If a document has duplicates on Everlaw, a tooltip saying "[x] other paths” will appear when you hover over that document in the navigation tab. You can click on the help text to view a list of the document’s duplicate paths, and select a path to view that copy of the document.


If you open a subdirectory or document family that contains many folders or documents, you may see that the contents have been divided into groups. Each group is identified by an italicized bracket. The groups appear because the Context Panel is best equipped to display folders or directories that contain fewer than 100 items. If a folder or directory contains more than 100 items, an extra level of virtual directories is created, and the items are organized alphabetically or numerically into the directories based on their first character(s). These virtual directories will be indicated by helptext at the top of the directory list that indicates that your folders or documents have been grouped. When viewing these vitrual directories, you will be unable to search on the set of documents. Instead you will have to navigate to the parent folder to search for all documents in the folder.


NOTE: If a user is subject to Document Access Management, they will not have access to the file explorer context.

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The email threading context

To view the email threading context, click on the envelope icon. Email threads are displayed in chronological order, with the first email in the thread appearing at the top.


Attachments can be viewed within the email thread as well. This gives you a truer sense of the context of your email thread and its components.


Attachments will always appear below their parent email, as seen above (#1437.1 and #1438.1 are attachments to Robyn’s email). You can also quickly tell how many attachments and emails there are in an email thread by looking at the numbers below the email threading icon. The number to the left of the line is the number of emails and the number to the right of the line is the number of attachments. In the example above, there is one email in the thread and two attachments.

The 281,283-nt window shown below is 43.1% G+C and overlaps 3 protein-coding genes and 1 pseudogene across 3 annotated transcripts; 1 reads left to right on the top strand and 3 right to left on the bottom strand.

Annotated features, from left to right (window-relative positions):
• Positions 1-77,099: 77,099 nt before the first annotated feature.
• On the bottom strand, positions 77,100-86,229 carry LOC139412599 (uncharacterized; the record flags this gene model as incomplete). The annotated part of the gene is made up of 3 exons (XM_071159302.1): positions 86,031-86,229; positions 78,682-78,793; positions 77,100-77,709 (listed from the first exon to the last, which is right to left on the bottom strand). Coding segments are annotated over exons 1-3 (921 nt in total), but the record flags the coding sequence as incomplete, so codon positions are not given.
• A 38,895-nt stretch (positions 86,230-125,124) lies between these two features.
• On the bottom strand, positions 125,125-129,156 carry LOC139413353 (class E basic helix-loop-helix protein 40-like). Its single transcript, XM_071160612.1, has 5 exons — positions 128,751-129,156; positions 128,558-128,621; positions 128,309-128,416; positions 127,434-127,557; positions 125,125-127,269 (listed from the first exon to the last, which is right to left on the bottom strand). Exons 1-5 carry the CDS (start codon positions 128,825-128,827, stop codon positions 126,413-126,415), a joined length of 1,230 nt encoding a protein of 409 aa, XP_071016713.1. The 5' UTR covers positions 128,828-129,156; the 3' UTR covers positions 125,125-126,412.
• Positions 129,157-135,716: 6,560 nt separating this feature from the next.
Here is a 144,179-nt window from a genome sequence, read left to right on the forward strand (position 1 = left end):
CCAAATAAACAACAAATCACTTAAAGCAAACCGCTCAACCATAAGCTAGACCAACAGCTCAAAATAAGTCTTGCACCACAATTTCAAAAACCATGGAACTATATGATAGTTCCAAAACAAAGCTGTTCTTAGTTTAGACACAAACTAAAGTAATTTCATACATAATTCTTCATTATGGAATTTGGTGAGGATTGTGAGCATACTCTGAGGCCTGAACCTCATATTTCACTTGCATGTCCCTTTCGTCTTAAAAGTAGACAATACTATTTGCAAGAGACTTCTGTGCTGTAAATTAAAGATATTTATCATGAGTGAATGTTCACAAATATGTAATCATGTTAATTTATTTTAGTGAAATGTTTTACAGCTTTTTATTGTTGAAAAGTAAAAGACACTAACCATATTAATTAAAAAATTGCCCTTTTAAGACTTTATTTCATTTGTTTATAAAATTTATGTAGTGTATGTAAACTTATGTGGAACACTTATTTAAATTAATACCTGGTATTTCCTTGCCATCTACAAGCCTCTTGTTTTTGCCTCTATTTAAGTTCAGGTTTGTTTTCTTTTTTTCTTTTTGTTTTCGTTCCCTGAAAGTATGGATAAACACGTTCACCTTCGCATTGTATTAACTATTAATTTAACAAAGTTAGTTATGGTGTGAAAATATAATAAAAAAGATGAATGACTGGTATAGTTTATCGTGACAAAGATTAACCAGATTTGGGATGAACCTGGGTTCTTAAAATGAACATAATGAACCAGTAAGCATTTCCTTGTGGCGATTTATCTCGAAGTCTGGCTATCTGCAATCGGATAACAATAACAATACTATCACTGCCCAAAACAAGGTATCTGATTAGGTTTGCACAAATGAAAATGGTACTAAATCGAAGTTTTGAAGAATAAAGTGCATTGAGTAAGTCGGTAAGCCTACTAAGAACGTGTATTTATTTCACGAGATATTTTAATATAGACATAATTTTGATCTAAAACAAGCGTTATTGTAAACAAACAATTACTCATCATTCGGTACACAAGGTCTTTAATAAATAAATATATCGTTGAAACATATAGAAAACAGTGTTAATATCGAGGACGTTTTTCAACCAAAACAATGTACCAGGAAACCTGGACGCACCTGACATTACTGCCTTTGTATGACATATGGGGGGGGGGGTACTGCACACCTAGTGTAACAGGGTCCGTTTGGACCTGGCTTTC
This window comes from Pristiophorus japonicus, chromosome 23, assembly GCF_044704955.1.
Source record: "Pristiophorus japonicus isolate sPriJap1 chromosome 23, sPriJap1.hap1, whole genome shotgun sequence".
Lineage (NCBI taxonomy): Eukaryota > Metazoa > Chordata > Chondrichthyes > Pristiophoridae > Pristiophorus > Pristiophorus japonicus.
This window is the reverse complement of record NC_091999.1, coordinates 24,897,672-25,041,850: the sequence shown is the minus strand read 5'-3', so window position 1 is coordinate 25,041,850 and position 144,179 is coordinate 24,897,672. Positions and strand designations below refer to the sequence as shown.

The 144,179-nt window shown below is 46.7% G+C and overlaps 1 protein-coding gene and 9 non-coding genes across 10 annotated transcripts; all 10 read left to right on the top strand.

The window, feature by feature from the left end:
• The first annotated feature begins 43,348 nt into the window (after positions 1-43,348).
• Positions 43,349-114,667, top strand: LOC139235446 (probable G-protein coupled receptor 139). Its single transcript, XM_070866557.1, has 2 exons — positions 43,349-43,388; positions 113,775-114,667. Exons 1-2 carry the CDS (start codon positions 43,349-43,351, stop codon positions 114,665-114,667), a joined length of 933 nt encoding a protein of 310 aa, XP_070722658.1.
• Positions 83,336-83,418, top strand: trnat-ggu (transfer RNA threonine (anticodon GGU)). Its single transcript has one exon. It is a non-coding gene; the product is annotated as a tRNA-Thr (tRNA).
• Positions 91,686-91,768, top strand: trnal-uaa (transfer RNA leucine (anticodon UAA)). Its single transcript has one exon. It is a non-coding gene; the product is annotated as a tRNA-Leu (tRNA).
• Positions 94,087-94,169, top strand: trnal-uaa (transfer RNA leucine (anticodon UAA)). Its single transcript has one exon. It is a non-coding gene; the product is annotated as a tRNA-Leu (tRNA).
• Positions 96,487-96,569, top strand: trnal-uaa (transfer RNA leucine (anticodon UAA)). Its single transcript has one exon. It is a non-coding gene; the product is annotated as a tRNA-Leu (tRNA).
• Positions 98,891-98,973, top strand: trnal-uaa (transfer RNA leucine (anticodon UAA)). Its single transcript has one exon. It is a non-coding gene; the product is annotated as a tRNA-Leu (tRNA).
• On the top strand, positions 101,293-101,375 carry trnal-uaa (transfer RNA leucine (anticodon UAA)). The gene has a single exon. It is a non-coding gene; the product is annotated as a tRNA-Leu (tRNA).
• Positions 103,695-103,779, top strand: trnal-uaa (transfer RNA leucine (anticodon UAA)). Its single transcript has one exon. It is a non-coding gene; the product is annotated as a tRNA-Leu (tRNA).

The email threading context also shows duplicate emails and their attachments. Duplicate emails are displayed underneath the original email, and will have the word "dupe" by the bates number. You can collapse or expand the list of duplicate emails by pressing the blue link at the bottom of the original document card that tells you how many dupes of itself exists.


In addition, Everlaw can also detect and display the existence of “extracted emails.” “Extracted” emails are emails that appear somewhere in the body of the email chain, but were not produced as standalone documents in your document set. For example, let’s say James emails his team, and that email is produced. Jo replies all to James’s email, but that email is not produced. Adam then replies to Jo’s email, and his reply is produced. Because the content of Jo’s email is present in the produced version of Adam’s email, Everlaw knows of its existence, and displays it as an extracted email.


Below is an example of an extracted email:


In the example above, the email preceding Bruce’s message to Phillip was not produced, but its content is present in Bruce’s email.

Everlaw’s email threading displays both replies to, and forwards of, the original email. Anytime an email is replied to or forwarded to new recipients, it creates a new branch distinguished by colored bands at the left edge of the email.